Amazingly, Michael managed. But it was hard going, and since his death reality has sped up. The last week alone witnessed an avalanche of news stories each one of which would have given an old-fashioned quill-wielding satirist like Jonathan Swift enough material for a book. And on occasions life seems to imitate art.

Anthony “The Mooch” Scaramucci, for instance, looks so much like a refugee from the Simple column that I’m surprised he got through immigration. Within one week this successful Wall Street financier had “schmoozed the media,” apparently successfully, at his first White House briefing; held a late night “expletive-laced” telephone conversation with a political correspondent for The New Yorker; denounced both Reince Priebus and Steve Bannon — from time to time the president’s two closest advisers — in, er, expletive-laced terms ; secured the replacement of his rival Reince Priebus as White House chief of staff; and, smiling through, was still the tough-talking White House communications chief at the weekend.

He even charmed the BBC with his amiable boasting that unlike backstabbing Washington lowlifes, he was an admirably straightforward “front-stabber” from a tougher and more authentic Brooklyn. His denunciations of Priebus and Bannon in his interview with The New Yorker — where he plainly realized too late that he was talking on the record — didn’t quite reflect this open-hearted candor. But his flamboyant success seemed to herald the transformation of the Trump White House from a quasi-Republican administration to a full-blown Noo Yawk one, peopled by characters from Damon Runyon, Tom Wolfe’s Bonfire of the Vanities, and Wall Streeters like Gordon Gekko.

It was not to be. I had just written “No word yet on whether he still reports directly to the Prez or whether in future he will have to go through the formidable Kelly. So his rough ride may be over. Or he may be enjoying that brief moment of stillness at the highest point of the roller-coaster before his car descends suddenly into oblivion.” And that final fate turned out to be the case: The Mooch had roared — once.

Trump’s Noo Yawk administration now seems to be morphing into an armed-forces sitcom with generals taking over the senior positions and barking orders at each other across the primeval chaos. Will those orders be carried out? Will they have the desired effect? Has the necessary “reconnaissance” been done? I remember a young editorialist suggesting that some government policy should be carried out “like a military operation” and my old Daily Telegraph boss, Colin Welch, responding with the mild question, “Erm, have you ever served in the armed forces?” (He had not.)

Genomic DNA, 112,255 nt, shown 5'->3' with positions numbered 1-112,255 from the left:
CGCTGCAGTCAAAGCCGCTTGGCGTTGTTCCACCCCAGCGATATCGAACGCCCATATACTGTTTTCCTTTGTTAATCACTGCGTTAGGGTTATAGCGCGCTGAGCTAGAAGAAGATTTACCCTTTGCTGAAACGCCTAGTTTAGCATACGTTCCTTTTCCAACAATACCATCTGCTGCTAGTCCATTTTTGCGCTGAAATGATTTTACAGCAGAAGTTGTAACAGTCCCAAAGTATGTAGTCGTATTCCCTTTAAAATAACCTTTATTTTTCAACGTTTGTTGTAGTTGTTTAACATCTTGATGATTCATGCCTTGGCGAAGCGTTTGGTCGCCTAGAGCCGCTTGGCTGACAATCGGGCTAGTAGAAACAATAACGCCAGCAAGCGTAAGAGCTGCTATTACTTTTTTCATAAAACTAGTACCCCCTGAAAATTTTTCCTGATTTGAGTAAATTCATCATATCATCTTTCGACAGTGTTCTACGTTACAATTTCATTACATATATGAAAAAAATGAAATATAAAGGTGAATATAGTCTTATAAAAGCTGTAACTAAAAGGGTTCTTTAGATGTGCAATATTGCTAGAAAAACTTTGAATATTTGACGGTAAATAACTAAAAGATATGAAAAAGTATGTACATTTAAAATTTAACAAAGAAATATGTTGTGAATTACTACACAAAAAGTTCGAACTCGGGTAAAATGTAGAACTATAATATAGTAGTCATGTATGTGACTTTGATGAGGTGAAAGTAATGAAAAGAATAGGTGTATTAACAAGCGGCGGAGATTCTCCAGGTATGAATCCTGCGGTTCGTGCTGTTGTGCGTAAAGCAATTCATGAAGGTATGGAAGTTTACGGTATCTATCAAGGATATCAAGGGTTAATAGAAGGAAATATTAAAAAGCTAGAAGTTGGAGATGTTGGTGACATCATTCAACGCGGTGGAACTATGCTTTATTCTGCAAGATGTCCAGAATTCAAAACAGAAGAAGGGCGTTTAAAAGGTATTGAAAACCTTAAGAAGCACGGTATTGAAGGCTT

Nor is every retired general a potential Napoleon. Some have a greater resemblance to Peter Simple’s Lieutenant General Sir Frederick “Tiger” Nidgett, retired commanding officer of the Royal Army Tailoring Corps and unemployed Man of Destiny, who waited eternally in the wings for the call of history. It never came. He had to pass the time writing his autobiography, Up Sticks and Away (Viper and Bugloss, £18.99; paperback, £9.99), about the lessons he had learned in his many retreats from empire (“Tap a drum in Fez and its echo will be heard in Jakarta”) and giving prime ministers sage advice on how to conduct the war on terror: “We must build bridges with the average moderate terrorist. Without them, he will promptly shin up the proverbial gum tree like a dose of salts, spitting defiance at all and sundry. Engage him in dialogue, and he will be as putty in your hands.”

We must hope that “Mad Dog” Mattis, H. R. McMaster, and the newly arrived General Kelly are made of more skeptical and less talkative stuff — although the U.S. is itself getting more experience in retreating from empire these days. But even if the leaders of these White House Regulars manage to put together a strategy to calm the chaos by defeating the various mad mullahs and seductive, dark-eyed Russian lawyers swirling around the administration, they will still have the problem of how to subdue President Trump himself.